I happened upon this meme elsewhere, and thought it would be fun to try. As best I can tell, the purpose is to list some "confessions" about your theology. This may have begun as a "confessing your faith" thing, but after following it back a few blogs, it seems to have evolved into an "apologizing for your theological quirks" thing. Well, I'll probably do a little of both. Here we go. I'll try for ten...

~I confess that after the initial excitement that I felt over the emerging church movement, I'm starting to get cynical that it's largely a big city phenomenon.

~I confess that when I was a hair's width of giving up Christianity, I'd considered switching to Buddhism.

~I confess a bewilderment and even some anger over the concept of "closed table" communion.

~I confess that I like a lot of John Calvin's actual thoughts and words from his own pen but not necessarily the second-generation theology that bears his name.

~I confess that Schleiermacher can probably be considered my "theological giant."

~I confess that I don't care for pluralism in its militant form, because it goes against what pluralism is.

~I confess that I haven't had use for a theology that states our sole purpose in this life is to get as many people as possible into the next one for quite a while now, because I don't think that's what Jesus was going for.

~I confess that the more I read from Jesus without the caked-on Paul/Augustine/Luther stuff, the more he makes me uncomfortable.

~I confess that hymns drive me nuts sometimes.

~I confess that I'm currently rediscovering the concept that I am not my own, that God doesn't sit around waiting to be discovered, and that the Holy Spirit actively pursues all creation in order to preserve and restore it.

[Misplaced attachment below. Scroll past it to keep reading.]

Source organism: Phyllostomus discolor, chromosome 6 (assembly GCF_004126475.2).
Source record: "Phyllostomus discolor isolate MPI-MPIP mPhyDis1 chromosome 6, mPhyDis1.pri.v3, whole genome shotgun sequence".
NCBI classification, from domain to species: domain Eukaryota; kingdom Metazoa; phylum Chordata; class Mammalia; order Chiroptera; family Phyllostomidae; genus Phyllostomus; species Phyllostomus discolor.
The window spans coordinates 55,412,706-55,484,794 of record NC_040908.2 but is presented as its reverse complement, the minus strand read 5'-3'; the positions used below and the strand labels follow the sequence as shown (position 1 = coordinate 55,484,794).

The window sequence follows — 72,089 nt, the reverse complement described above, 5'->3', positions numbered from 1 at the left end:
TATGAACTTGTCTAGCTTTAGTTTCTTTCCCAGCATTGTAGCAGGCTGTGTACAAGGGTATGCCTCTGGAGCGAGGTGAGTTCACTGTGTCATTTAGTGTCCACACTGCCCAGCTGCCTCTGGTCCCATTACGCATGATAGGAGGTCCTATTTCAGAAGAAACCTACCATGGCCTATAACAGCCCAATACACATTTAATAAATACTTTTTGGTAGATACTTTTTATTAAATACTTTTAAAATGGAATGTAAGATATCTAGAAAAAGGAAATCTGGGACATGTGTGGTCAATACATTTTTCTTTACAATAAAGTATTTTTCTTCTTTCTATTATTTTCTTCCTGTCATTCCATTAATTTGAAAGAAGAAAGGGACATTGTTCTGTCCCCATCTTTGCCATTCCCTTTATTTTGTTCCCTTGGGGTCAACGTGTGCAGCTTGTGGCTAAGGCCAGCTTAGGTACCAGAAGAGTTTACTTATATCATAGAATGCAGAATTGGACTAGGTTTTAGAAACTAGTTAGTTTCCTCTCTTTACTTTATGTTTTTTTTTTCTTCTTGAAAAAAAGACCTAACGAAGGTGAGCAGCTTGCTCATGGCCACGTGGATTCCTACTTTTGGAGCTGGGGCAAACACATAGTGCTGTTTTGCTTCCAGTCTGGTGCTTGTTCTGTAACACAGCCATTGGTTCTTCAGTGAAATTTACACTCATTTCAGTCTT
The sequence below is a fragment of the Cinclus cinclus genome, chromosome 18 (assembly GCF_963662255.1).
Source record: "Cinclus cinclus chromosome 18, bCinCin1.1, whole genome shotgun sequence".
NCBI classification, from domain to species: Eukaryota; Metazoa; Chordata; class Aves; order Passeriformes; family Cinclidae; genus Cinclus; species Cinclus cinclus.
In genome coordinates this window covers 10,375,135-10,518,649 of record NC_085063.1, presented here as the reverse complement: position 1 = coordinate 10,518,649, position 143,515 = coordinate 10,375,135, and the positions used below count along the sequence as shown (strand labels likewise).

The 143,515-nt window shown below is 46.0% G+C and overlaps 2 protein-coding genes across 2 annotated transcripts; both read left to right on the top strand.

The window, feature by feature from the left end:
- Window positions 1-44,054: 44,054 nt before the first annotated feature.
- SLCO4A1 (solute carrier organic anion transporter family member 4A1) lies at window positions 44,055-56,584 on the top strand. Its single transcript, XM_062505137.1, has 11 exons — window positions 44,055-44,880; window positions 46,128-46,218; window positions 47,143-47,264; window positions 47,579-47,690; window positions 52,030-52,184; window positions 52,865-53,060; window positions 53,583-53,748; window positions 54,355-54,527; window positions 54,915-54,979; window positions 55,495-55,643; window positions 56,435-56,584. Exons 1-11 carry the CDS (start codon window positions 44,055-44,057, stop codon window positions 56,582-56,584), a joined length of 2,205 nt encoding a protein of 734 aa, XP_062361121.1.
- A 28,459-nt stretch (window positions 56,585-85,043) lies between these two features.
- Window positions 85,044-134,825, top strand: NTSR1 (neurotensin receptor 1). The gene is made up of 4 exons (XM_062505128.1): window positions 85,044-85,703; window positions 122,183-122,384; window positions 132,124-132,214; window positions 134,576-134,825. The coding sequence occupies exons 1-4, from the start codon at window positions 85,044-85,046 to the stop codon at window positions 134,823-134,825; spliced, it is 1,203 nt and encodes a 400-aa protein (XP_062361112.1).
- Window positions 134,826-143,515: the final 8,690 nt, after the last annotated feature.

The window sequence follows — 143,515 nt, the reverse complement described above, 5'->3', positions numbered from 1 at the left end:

Some of these probably warrant follow-ups. Maybe I'll do that eventually.

Monday, July 02, 2007

You Mean...It's Working?

All of the nuances of what I'm about to try to say probably won't come through very well, but I hope that this makes sense. People in a similar setting may "get it," and I'm not sure about everyone else. So bear with me.

I'm scared that something I'm doing here is working.

It's still too early to tell, but there has been enough indication that people are interested and even energized by it that we could build on it quite easily, and even have it blossom into something wonderful.

Let me start at the beginning. With the approach of the summer months, I offered an open invitation to the congregation to join me in a few trips to local mission agencies to help out and learn about what they do. It was a very simple approach: "I'll wait for people in the parking lot, and we'll go with whomever shows up." It was initially to help illustrate that we don't need a lot of planning or church programs to do what God wants us to do.

My first trip was this past Saturday. I made a date with a UCC city ministry that runs a thrift store and a furniture store, and delivers food and clothing to area families. Five people ended up traveling with me, and we spent some time touring facilities and hearing the story of one family while enjoying an amazing spread of food. She loves to cook. We loved to eat. It worked out.